Copyright (c) 2010 School of Law, Santa Clara University
Santa Clara Law Review
ARTICLE: WHEN SELF-POLICING DOES NOT WORK: A PROPOSAL FOR POLICING PROSECUTORS IN THEIR OBLIGATION TO PROVIDE EXCULPATORY EVIDENCE TO THE DEFENSE
SANTA CLARA LAW REVIEW
50 Santa Clara L. Rev. 303
It is incumbent upon all those who study the criminal justice system to evaluate the causes of wrongful convictions, and to consider ways to address them. 1 While certain causes - including faulty eyewitness identifications and unreliable confessions - have, appropriately, received significant attention 2 and useful reforms have been proposed, 3 the role of prosecutorial misconduct in wrongful conviction cases has failed to generate reform efforts within the criminal justice community.
Under Brady v. Maryland, prosecutors have a constitutional obligation to provide the defense with exculpatory material. 4 If a prosecutor fails in this obligation, the defendant is entitled to a new trial, provided that he or she can show that there is a "reasonable probability" that the outcome of the proceeding would have been different, had the exculpatory evidence at issue not been withheld. 5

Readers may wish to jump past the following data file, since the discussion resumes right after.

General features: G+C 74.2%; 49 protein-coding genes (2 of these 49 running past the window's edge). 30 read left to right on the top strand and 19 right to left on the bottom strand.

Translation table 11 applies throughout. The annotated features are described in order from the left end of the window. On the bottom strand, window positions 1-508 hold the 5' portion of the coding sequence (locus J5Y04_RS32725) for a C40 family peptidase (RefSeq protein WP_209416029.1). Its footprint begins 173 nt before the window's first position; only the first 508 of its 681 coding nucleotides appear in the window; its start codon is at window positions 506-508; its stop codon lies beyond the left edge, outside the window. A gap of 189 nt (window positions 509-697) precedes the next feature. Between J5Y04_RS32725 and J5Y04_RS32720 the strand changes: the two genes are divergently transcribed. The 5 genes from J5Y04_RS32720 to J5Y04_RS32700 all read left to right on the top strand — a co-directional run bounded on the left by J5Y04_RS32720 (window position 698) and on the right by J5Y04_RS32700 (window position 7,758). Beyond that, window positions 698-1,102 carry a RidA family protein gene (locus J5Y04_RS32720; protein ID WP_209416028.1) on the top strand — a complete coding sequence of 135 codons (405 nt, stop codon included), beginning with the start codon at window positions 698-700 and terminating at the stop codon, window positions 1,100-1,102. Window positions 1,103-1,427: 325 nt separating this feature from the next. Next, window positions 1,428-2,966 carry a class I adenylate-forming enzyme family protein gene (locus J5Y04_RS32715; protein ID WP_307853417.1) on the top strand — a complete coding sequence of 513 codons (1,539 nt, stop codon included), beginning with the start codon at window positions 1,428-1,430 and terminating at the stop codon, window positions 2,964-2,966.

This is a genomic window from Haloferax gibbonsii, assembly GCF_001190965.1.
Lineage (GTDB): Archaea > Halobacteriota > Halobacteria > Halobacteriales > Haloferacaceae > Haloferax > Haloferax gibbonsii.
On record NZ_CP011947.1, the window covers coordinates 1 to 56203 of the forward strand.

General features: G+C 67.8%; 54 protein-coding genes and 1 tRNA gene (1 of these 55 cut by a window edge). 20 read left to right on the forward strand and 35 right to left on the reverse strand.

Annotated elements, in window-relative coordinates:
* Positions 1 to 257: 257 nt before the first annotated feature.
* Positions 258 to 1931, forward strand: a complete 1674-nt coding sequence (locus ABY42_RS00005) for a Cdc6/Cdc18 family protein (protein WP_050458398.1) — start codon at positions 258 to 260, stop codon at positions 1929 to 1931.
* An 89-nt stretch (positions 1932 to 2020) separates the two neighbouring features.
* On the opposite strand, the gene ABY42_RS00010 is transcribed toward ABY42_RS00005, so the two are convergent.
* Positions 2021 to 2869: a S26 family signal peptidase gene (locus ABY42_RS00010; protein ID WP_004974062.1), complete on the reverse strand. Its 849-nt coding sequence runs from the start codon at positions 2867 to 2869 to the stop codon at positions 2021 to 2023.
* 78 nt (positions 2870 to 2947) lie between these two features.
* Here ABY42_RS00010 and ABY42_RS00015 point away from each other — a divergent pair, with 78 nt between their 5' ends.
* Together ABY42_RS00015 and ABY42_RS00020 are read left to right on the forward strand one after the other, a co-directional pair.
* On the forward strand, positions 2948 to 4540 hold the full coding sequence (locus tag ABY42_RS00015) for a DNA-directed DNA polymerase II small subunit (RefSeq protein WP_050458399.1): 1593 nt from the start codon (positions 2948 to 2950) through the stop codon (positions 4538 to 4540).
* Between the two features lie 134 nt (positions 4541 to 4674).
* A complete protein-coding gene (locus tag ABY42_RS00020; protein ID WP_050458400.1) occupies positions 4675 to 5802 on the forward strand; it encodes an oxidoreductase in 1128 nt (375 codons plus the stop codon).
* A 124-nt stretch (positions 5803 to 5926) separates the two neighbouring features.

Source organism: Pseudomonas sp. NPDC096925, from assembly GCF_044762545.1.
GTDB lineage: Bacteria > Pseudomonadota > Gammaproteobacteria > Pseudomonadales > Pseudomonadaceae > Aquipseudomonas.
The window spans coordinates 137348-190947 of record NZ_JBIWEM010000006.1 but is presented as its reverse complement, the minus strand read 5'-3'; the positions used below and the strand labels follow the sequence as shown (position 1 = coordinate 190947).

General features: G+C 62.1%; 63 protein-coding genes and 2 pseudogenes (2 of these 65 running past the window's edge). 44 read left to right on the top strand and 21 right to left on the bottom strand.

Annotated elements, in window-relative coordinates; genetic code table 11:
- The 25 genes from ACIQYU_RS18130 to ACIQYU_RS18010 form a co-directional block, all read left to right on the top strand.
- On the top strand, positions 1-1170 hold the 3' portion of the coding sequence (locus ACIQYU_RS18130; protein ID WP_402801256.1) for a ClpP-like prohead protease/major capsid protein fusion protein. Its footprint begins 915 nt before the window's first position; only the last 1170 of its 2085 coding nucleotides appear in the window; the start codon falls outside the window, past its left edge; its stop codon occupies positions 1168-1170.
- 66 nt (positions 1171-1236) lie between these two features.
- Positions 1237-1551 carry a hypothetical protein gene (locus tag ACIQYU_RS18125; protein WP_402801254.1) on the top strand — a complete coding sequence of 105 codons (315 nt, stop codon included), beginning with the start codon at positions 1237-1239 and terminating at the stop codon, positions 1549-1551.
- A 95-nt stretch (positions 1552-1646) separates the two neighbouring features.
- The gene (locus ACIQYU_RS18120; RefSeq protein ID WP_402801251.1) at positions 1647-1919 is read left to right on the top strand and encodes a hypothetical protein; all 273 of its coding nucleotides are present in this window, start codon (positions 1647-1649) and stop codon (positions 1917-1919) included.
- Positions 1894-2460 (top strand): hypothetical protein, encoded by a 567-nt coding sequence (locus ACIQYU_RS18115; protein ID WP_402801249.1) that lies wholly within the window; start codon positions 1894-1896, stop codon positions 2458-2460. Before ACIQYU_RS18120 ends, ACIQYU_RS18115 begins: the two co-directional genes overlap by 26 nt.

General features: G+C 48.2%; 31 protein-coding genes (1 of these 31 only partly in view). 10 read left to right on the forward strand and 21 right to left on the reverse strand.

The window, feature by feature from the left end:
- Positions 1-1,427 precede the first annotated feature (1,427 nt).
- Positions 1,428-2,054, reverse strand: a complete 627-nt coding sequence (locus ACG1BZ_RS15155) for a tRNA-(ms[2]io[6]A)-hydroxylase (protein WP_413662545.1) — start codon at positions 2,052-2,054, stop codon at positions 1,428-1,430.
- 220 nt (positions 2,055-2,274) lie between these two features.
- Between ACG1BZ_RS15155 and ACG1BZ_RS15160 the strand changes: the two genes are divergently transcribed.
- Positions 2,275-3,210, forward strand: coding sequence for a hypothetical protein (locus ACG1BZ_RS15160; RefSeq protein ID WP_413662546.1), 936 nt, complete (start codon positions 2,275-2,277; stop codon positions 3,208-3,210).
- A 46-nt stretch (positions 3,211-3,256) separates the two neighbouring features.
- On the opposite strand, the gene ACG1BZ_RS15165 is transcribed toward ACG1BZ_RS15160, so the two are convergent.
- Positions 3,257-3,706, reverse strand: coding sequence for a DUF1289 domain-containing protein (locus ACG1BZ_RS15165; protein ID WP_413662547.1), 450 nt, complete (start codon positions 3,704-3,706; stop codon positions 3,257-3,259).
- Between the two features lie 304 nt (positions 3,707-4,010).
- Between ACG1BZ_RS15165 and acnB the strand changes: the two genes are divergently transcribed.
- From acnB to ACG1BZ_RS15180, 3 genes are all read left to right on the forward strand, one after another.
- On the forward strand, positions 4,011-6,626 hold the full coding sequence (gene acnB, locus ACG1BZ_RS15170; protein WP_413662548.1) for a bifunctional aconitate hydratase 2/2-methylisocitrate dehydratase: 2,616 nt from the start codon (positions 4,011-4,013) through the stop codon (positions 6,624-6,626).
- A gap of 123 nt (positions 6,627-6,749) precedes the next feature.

Numerous commentators have questioned whether the remedy, under current Brady jurisprudence, is sufficient to assure that wrongful convictions are being avoided, individual defendants are receiving a fair trial, and that the integrity of the criminal justice system is being protected. 6 Part I of this article examines whether the current remedy for a Brady violation - the possibility of a new trial, if the Brady prejudice standard 7 is met - serves as a sufficient deterrent to prosecutors, and concludes that it does not; Part II evaluates various alternative remedies proposed by commentators; and Part III suggests a new incentive mechanism.
Under the new incentive mechanism that I am ...
If you are interested in obtaining a lexis.com® ID and Password, please contact us at 1-(800)-227-4908 or visit us at http://www.lexisnexis.com/.